VLADIMIR PUTIN: You know, this urges me to say that it is very difficult to please everyone because just recently at similar such events I received totally different questions. They were more or less as follows: when are we going to pay attention to the army, when are we going to start financing the army and provide it with new technical equipment, when are we going to start resolving servicemen's social problems?
But the fact that you are now asking your question is evidence of another tendency, namely that society has started to notice that the army is being revived and that the state is spending more and more money on the army. This is the case. In the past few years, from 2000 to 2005-2006 we increased the financing that the army receives by three and a half times. I consider that these are well-founded expenses and I will explain why. First of all because even though we are increasing financing for the army, the army is getting smaller. Between 1991 and 2006 the army's numbers have been reduced almost threefold. Today the army numbers 1,131,000 people. This is not that many and we are not planning any other large-scale reductions. We are only going to have small reductions. With people's natural release from military service the army will become even more compact and, I hope, more effective and better equipped. Our expenses amount to about 2,6 percent of GDP and this is about as much as other NATO countries spend. But in absolute terms this represents significantly less than other countries spend. In the Address [to the Federal Assembly] I already spoke about the fact that compared to the USA we spend about 25 times less. 25 times! Next year we plan to allocate approximately 30 billion (US dollar equivalent). This is less than China (that spends a little more than 65 billion) and less than France (about 45 billion). Can you imagine the difference in these levels of financing? But we proceed from the fact that this is enough because we can base ourselves on military industrial complex that thankfully was preserved, on the newest achievements in this sphere, and on the fact that our responses will always be effective and asymmetrical. We can ensure -- and with such financing this is certainly true -- our security in a long-term historical perspective, and this without any undue exaggeration. And as a whole I am pleased, I am happy with how both the General Staff and the Defense Ministry are proceeding, because they are basing themselves on what the department needs, they are actively protecting the Defense Ministry's interests, they are working together with other colleagues from the government, and working in accordance with our country's real economic possibilities.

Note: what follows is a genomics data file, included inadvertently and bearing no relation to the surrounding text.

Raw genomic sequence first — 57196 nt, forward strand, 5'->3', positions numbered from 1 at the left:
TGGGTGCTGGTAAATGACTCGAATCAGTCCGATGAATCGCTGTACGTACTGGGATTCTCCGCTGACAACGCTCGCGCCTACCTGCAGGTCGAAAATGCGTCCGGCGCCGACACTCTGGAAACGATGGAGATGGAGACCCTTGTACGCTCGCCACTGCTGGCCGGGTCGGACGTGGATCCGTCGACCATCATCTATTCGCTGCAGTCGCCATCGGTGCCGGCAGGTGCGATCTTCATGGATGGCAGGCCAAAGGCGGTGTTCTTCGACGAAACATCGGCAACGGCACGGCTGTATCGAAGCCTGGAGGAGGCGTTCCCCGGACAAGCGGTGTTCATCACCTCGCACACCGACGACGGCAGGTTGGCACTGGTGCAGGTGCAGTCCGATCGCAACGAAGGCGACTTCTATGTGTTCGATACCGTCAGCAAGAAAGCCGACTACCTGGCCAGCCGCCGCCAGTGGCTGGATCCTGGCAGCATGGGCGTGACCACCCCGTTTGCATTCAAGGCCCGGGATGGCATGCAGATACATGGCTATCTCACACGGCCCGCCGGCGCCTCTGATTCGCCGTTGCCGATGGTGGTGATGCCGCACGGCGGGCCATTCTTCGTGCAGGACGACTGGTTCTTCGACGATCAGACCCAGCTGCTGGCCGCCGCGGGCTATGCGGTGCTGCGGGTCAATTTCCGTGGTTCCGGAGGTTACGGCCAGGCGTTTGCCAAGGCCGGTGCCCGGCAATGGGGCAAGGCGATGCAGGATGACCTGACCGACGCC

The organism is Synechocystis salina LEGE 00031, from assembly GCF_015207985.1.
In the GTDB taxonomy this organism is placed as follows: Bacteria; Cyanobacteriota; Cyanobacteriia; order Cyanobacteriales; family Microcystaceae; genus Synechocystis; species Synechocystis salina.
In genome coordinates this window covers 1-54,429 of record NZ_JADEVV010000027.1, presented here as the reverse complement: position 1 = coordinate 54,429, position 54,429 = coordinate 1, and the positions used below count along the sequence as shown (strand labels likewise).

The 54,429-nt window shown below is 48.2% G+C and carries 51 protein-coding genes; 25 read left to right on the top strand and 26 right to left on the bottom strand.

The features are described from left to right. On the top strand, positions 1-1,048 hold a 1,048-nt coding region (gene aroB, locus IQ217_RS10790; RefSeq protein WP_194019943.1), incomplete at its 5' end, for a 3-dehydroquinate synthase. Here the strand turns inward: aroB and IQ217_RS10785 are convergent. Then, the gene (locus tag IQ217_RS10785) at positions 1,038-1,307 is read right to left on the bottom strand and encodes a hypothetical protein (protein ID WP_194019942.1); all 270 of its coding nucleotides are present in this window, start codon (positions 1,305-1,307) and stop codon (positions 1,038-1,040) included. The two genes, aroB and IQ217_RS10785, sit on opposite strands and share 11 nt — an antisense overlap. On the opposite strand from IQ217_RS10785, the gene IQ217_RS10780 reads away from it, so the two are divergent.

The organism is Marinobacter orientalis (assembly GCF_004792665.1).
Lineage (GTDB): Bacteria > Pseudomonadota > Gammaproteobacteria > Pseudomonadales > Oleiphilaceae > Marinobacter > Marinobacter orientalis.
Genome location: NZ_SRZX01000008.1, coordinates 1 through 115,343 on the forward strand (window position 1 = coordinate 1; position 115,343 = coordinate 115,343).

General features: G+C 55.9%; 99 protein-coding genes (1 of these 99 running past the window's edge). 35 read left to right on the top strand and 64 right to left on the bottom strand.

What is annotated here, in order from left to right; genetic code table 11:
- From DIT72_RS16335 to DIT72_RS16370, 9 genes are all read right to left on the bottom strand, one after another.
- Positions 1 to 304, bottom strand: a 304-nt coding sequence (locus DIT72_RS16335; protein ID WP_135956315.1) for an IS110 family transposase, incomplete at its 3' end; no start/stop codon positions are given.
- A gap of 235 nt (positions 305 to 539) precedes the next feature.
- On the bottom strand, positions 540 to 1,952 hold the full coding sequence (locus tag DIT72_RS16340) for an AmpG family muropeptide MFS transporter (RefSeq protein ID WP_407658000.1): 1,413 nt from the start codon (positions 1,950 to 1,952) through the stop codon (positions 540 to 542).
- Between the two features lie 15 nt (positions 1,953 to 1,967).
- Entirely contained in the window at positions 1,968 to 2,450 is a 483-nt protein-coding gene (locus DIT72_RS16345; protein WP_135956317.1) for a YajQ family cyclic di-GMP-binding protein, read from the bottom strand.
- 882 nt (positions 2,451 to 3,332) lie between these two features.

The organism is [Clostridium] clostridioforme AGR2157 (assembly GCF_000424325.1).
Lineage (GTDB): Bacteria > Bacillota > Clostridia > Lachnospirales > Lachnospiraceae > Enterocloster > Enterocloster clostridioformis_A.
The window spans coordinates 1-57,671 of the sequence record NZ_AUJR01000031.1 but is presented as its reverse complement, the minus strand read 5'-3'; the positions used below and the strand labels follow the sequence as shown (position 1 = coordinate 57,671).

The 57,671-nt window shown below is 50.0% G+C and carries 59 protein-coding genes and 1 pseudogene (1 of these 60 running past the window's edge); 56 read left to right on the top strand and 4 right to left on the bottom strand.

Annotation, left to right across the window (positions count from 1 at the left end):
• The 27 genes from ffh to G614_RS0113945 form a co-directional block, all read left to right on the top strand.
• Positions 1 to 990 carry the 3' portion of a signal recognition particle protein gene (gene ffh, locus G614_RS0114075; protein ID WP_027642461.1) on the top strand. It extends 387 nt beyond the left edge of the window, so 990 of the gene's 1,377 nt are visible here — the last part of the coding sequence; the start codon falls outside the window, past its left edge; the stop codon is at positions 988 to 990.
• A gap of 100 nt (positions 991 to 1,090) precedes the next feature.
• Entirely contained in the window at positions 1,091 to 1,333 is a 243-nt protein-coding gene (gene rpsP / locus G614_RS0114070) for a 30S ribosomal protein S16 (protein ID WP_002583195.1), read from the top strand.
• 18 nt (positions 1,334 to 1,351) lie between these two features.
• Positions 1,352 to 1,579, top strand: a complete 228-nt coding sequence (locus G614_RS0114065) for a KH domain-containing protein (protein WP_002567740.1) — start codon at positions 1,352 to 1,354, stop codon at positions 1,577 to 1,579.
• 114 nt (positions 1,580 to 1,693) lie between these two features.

Along with this we are going to pay attention to solving servicemen's social problems. The most important of these problems goes beyond increasing their well-being and the money they receive -- the most acute problem concerns housing. By 2010 we should resolve all problems linked with permanent housing and, moreover, we will act in several directions. And in 2012 we will resolve problems the problems of military service housing.
SERGEI BRILYOV: We will probably come back to the centre that is processing SMS messages today. But now let's return to the cites. Who do we have now?
YEKATERINA ANDREYEVA: We now have a hotline with the city of Tver. Our correspondent Ivan Blagoi is working there. Ivan, please go ahead, we are waiting for questions.
IVAN BLAGOI: Hello Moscow. We are beside the monument to probably one of the most famous inhabitants of Tver, to Athanasius Nikitin.
But I must say that it's raining buckets here. And for that reason we are going to try to start the questions a little bit quicker. Please introduce yourself and ask your question.
NADEZHDA MIKHAILOVA: Good afternoon Mr President. My question is the following. They increased the salary for pediatrics and general practitioners. This was done very well. It became easier to see the doctor, there are now more of them. But why the increase only for this category of doctors? Why is there no increase in the salaries of other specialists, specialist doctors, since in the majority of cases our health depends precisely on these people? Thank you.